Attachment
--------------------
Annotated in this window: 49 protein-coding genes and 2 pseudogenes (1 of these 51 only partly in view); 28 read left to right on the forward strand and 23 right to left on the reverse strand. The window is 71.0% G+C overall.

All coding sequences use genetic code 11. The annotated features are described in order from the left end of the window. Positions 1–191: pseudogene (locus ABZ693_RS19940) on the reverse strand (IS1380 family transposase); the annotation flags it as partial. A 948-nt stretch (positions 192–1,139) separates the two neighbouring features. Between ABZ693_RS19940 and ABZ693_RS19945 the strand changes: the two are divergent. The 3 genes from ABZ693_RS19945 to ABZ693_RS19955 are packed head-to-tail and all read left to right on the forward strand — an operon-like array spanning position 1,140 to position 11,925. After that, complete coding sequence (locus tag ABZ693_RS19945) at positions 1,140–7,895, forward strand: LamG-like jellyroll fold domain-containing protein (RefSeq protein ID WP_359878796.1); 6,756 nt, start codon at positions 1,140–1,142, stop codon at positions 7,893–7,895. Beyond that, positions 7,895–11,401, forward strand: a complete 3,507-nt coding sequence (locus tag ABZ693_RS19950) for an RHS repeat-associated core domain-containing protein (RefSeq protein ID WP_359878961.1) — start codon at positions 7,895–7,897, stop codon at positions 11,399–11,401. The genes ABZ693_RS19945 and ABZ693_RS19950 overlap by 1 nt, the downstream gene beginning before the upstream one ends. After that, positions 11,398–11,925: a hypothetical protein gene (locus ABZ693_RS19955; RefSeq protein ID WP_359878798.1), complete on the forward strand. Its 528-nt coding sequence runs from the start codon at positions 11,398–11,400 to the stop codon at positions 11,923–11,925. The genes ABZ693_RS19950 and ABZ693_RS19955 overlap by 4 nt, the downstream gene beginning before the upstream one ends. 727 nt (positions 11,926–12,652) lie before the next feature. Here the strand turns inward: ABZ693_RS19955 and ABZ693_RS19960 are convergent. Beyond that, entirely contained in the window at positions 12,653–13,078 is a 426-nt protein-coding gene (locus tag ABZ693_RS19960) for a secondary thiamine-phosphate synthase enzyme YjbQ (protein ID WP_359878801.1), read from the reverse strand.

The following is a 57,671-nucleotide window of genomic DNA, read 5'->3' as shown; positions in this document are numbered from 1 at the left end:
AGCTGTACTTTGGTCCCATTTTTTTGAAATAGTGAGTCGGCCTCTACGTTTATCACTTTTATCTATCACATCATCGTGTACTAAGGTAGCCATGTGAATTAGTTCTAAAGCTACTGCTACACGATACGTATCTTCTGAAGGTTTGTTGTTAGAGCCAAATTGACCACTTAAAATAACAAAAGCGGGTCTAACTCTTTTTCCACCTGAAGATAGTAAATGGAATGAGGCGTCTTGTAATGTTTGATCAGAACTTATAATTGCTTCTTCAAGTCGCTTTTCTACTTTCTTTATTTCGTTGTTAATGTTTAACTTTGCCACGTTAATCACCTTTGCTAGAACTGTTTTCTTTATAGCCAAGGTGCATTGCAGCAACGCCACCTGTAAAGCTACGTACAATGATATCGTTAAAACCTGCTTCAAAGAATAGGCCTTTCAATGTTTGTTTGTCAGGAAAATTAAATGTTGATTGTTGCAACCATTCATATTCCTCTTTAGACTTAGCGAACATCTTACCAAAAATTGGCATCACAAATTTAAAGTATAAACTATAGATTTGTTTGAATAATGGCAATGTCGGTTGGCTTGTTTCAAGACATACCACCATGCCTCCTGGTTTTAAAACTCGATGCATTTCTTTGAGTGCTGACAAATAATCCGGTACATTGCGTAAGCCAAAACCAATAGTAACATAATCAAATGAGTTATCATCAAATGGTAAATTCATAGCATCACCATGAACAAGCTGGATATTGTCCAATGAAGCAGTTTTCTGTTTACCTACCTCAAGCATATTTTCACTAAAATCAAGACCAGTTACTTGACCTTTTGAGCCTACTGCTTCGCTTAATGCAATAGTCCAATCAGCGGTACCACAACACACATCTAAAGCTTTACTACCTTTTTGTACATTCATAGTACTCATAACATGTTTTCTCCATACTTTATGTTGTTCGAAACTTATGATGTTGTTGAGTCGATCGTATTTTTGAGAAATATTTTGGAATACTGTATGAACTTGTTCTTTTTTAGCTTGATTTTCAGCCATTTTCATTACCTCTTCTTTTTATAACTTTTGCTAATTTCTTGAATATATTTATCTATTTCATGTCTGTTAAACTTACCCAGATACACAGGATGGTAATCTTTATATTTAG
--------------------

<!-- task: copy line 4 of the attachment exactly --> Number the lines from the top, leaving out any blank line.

AGCTGTACTTTGGTCCCATTTTTTTGAAATAGTGAGTCGGCCTCTACGTTTATCACTTTTATCTATCACATCATCGTGTACTAAGGTAGCCATGTGAATTAGTTCTAAAGCTACTGCTACACGATACGTATCTTCTGAAGGTTTGTTGTTAGAGCCAAATTGACCACTTAAAATAACAAAAGCGGGTCTAACTCTTTTTCCACCTGAAGATAGTAAATGGAATGAGGCGTCTTGTAATGTTTGATCAGAACTTATAATTGCTTCTTCAAGTCGCTTTTCTACTTTCTTTATTTCGTTGTTAATGTTTAACTTTGCCACGTTAATCACCTTTGCTAGAACTGTTTTCTTTATAGCCAAGGTGCATTGCAGCAACGCCACCTGTAAAGCTACGTACAATGATATCGTTAAAACCTGCTTCAAAGAATAGGCCTTTCAATGTTTGTTTGTCAGGAAAATTAAATGTTGATTGTTGCAACCATTCATATTCCTCTTTAGACTTAGCGAACATCTTACCAAAAATTGGCATCACAAATTTAAAGTATAAACTATAGATTTGTTTGAATAATGGCAATGTCGGTTGGCTTGTTTCAAGACATACCACCATGCCTCCTGGTTTTAAAACTCGATGCATTTCTTTGAGTGCTGACAAATAATCCGGTACATTGCGTAAGCCAAAACCAATAGTAACATAATCAAATGAGTTATCATCAAATGGTAAATTCATAGCATCACCATGAACAAGCTGGATATTGTCCAATGAAGCAGTTTTCTGTTTACCTACCTCAAGCATATTTTCACTAAAATCAAGACCAGTTACTTGACCTTTTGAGCCTACTGCTTCGCTTAATGCAATAGTCCAATCAGCGGTACCACAACACACATCTAAAGCTTTACTACCTTTTTGTACATTCATAGTACTCATAACATGTTTTCTCCATACTTTATGTTGTTCGAAACTTATGATGTTGTTGAGTCGATCGTATTTTTGAGAAATATTTTGGAATACTGTATGAACTTGTTCTTTTTTAGCTTGATTTTCAGCCATTTTCATTACCTCTTCTTTTTATAACTTTTGCTAATTTCTTGAATATATTTATCTATTTCATGTCTGTTAAACTTACCCAGATACACAGGATGGTAATCTTTATATTTAG